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ICEMAN and the blood glucose benefits of keeping cool.
Studies by endocrinologist Dr Paul Lee from Sydney's Garvan Institute of Medical Research have shown that people with plentiful brown fat stores tend to be lean and have low blood glucose levels. His recent ICEMAN study in Diabetes demonstrates that ambient temperatures can influence the growth or loss of brown fat in people. Cool environments stimulate growth, warm environments loss.

Dr Paul Lee

Brown fat, also known as brown adipose tissue, is a special kind of fat that burns energy to generate heat. It keeps small animals and babies warm, and animals with abundant brown fat are protected from diabetes and obesity. For the ICEMAN study, 5 healthy men were recruited and exposed to four, month-long periods of defined temperature – well within the range in climate-controlled buildings – at the NIH Clinical Centre. They lived their normal lives during the day, and returned each night to the centre, staying for at least 10 hours in a temperature-regulated room. Baseline temperature was established in Month 1 (24ºC), a “thermo-neutral” temperature at which the body does not have to work to produce or lose heat.

“What we found was that the cold month (Month 2: 19ºC) increased brown fat by around 30–40%. During the second thermo-neutral month (Month 3) at 24 degrees, the brown fat dropped back, returning to baseline. When we put the temperature up to 27 degrees during the fourth month, the volume of brown fat fell to below that of baseline,” says Lee. Among the metabolic benefits of increased brown fat was heightened insulin sensitivity. This suggests that people with more brown fat require less insulin after a meal to bring their blood sugar levels down.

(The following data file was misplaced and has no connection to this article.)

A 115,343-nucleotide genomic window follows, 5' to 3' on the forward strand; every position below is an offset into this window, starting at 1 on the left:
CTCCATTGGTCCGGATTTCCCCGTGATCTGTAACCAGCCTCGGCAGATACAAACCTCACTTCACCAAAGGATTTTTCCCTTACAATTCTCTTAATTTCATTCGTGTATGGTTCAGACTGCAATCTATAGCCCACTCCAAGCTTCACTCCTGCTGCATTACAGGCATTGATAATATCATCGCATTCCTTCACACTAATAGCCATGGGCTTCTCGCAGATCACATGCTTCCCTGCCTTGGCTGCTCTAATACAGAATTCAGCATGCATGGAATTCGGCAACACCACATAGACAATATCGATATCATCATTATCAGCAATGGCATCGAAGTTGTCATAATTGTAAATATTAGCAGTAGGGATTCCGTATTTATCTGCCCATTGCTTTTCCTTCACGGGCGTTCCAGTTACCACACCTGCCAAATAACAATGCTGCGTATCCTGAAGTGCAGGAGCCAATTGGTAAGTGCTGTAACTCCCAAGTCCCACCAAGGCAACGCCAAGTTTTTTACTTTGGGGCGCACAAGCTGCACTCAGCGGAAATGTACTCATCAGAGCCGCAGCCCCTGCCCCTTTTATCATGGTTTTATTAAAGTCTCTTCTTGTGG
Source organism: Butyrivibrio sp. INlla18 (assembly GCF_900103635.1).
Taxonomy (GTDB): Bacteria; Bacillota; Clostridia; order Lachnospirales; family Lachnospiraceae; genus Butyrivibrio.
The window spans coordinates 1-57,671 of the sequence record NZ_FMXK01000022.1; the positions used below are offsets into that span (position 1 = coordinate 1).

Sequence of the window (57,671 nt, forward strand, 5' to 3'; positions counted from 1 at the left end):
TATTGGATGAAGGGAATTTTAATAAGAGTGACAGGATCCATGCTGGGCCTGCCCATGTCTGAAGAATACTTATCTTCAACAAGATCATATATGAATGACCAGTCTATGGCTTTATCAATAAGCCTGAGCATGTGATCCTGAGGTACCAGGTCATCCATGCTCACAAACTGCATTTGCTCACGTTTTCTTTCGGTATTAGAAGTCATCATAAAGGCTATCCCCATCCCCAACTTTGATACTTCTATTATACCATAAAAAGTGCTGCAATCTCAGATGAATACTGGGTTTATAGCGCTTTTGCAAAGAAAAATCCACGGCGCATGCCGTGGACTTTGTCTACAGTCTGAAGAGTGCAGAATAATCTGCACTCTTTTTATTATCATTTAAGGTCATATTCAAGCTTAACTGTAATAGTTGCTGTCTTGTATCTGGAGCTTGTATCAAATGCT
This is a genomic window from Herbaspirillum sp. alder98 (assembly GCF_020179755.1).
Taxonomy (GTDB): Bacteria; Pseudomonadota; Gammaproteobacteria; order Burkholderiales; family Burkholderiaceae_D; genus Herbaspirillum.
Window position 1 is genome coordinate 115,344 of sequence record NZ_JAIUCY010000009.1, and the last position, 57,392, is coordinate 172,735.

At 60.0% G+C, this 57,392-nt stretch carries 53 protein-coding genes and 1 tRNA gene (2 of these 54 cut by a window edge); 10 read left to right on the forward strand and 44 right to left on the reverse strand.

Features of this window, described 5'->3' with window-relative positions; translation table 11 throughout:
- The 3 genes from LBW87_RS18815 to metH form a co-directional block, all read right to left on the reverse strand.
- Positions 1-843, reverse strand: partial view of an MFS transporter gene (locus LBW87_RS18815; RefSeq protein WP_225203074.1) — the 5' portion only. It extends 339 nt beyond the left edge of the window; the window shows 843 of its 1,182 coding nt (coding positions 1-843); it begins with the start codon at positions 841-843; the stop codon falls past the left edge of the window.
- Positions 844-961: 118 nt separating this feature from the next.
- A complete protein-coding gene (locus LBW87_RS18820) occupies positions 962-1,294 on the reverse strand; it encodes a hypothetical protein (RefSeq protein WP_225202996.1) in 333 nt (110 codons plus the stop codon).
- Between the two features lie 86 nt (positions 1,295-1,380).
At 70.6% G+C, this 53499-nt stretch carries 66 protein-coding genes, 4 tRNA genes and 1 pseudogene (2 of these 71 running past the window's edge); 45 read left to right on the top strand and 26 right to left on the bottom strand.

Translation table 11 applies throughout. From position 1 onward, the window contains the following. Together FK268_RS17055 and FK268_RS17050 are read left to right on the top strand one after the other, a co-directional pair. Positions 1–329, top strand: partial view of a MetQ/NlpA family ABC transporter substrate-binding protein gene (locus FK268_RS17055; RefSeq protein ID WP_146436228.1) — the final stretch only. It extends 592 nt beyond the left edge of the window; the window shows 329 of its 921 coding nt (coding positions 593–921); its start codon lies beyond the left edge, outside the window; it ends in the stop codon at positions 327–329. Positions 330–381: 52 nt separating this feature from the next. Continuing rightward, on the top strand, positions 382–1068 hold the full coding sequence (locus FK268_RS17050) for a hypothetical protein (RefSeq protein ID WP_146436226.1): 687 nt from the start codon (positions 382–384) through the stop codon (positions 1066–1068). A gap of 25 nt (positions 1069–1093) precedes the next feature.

"The improvement in insulin sensitivity accompanying brown fat gain may open new avenues in the treatment of impaired glucose metabolism in the future. On the other hand, the reduction in mild cold exposure from widespread central heating in contemporary society may impair brown fat function and may be a hidden contributor to obesity and metabolic disorders," Lee said. "So in addition to unhealthy diet and physical inactivity, it is tempting to speculate that the subtle shift in temperature exposure could be a contributing factor to the rise in obesity.”

It’s only a small, short-term study but we think the results are interesting and make sense. It would be good to see a larger, longer term follow up study.

Canola bread diet reduces BGLs and LDL cholesterol.